Ghosts of Cardiff Castle
Cardiff Castle has been around since the time of the Norman’s, when a wooden motte and baily style castle was erected by Robert Fitzhamon, Norman Lord of Gloucester, in the 11th century. The keep was eventually rebuilt in stone and still stands guard at the center of Cardiff Castle.
Besides the Norman keep and some of the rampart walls, the present day Cardiff Castle dates back to the Victorian era when it was rebuilt in a gothic style.
The 2nd Marquess of Bute was responsible for turning Cardiff into the world’s greatest coal exporting port. Cardiff Castle and the family fortune passed on to his son John, 3rd Marquess of Bute, who by the 1860s was reputed to be the richest man in the world. It was John and the architect William Burges that transformed Cardiff Castle into the opulent and lavish castle that exists today, with some unfinished projects being completed by the 4th Marquess years later.
Legends suggest that one of the Marquess of Bute still calls the castle home.
Occasionally, the 2nd Marquess of Bute appears at the fireplace of the library (in his time, a doorway) and then passes through a 6ft thick stone wall to a corridor, then through another wall into the chapel. And perhaps to commemorate the time of his passing, at 3:45am, the doors of the main dining room open and shut by themselves and the lights in the room turn on and off.
The 2nd Marquess appeared most notably in 1976 when a young couple told the castle custodian that “A tall man in a cloak pushed past them in a great hurry”. The woman, who had been standing at the top of a stairway and turned to her right, witnessed a tall figure in a red cloak. The man seemed to be scowling at her and then vanished. The figure matched the painting of the 2nd Marquess hanging on a nearby wall.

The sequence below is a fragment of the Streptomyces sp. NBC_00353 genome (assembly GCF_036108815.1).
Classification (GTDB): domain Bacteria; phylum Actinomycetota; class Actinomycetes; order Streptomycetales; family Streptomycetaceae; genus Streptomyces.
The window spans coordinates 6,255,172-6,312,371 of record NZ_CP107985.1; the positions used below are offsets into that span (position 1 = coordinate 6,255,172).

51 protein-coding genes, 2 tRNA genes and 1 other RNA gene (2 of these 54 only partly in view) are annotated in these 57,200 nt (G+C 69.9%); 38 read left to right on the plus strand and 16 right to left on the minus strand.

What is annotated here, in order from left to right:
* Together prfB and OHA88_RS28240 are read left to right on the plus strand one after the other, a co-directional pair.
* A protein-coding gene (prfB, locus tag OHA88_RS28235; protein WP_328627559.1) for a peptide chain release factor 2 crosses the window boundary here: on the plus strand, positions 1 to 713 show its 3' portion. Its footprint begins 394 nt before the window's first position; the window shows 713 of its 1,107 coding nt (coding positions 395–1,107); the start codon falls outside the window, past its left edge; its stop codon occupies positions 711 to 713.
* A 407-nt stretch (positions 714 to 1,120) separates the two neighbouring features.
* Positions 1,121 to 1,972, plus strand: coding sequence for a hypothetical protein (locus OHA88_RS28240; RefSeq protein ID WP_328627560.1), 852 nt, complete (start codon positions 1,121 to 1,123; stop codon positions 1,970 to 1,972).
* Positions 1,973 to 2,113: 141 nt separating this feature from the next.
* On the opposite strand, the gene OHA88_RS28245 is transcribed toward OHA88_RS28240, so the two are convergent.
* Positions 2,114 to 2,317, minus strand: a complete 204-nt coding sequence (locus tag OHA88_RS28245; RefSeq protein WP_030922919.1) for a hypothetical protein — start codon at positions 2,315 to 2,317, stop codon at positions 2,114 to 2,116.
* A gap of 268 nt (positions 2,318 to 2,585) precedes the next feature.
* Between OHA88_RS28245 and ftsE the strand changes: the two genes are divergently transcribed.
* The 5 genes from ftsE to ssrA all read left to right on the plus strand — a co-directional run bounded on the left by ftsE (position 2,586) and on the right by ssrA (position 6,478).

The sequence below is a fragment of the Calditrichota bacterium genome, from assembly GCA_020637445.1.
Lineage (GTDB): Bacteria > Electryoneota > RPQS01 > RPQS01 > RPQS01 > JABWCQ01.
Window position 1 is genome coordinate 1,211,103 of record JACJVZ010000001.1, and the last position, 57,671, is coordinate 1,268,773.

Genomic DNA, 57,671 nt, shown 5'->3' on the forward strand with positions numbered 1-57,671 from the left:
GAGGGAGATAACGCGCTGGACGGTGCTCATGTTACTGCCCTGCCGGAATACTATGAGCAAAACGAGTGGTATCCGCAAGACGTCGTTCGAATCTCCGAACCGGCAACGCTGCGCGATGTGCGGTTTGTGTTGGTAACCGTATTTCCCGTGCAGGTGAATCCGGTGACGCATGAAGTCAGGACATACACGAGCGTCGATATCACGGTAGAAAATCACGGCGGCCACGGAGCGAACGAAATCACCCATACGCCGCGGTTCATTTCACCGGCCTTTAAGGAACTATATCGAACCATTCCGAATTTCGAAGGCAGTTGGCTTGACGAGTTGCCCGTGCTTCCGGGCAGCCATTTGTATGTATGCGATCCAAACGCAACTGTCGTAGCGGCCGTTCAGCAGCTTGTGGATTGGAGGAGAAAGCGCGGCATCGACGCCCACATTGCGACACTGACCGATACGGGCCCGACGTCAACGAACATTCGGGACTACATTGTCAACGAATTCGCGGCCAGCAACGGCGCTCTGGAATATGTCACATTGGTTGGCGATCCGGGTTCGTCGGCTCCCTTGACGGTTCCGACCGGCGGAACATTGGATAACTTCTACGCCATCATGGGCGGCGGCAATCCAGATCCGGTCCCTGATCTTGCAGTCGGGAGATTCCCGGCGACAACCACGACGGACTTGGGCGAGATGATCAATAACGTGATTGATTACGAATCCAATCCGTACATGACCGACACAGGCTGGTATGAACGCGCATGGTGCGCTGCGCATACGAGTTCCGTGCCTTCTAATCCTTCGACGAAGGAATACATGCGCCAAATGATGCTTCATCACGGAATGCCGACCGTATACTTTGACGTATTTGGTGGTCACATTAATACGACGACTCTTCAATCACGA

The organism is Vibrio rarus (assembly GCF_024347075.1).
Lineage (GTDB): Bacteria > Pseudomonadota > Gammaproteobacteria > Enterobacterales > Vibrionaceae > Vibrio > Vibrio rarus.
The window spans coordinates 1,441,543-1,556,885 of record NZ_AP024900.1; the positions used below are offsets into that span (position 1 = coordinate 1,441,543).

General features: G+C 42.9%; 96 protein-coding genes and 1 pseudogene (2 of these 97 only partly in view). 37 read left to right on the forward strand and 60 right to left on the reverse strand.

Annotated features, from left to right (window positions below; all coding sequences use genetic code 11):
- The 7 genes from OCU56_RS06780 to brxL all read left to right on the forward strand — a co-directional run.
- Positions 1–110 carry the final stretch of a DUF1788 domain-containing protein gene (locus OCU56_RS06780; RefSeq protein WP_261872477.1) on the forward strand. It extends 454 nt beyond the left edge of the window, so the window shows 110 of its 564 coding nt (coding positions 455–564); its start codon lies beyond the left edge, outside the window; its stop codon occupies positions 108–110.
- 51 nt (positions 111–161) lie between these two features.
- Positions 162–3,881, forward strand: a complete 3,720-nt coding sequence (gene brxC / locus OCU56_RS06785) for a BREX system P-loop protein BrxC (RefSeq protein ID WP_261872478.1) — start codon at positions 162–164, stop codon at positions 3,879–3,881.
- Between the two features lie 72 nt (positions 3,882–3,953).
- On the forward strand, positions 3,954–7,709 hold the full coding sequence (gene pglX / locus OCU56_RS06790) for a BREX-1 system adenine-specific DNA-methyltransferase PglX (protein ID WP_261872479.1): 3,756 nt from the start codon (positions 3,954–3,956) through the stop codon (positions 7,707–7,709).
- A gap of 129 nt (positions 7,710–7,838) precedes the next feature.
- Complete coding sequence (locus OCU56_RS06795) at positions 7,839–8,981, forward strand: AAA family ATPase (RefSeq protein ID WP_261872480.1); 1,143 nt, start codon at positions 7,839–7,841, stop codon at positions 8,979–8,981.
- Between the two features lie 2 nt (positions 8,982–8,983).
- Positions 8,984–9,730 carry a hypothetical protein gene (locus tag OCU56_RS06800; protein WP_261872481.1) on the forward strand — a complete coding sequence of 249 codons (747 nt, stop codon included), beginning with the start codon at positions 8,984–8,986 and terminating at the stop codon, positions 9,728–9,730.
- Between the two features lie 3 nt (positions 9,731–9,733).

In addition to His Lordship, in a stockroom near the chapel, which is often found with his contents disorganized without explanation, a faceless figure in a grey and white skirt is sometimes seen.
Strange happenings also occurred during the time of the 3rd Marquess of Bute. In November of 1868, Mr. John Boyle, a trustee of Lord Bute’s father was seated in the library and distinctly heard a carriage roll through the courtyard and stop at the door of the castle. After a while, thinking the doorbell must have been broken, he left the library and entered the hall, where the butler informed him that no carriage had come. He heard sometime later, that the arrival of a spectral carriage was said to be the forewarning of the death of some member of the Hastings Family, friends and relatives of the Crichton-Stuarts, the ancestral family of the Marquess of Bute. At the same time, Lady Margaret MacRae, the 3rd Marquess’s only daughter, declared that on the eve of her father’s passing at Dumfries House in Scotland, she heard exactly the same ghostly carriage.
In 1975, Derek Edward’s also experienced his first ghostly encounter at Cardiff Castle, after working there for about a year. After a luncheon in the dining room, Mr. Edwards was cleaning up when he noticed a man standing at the other end of the hall. Mr. Edward’s walked toward the man and asked “Can I help you sir?” and the man turned to face him, then vanished.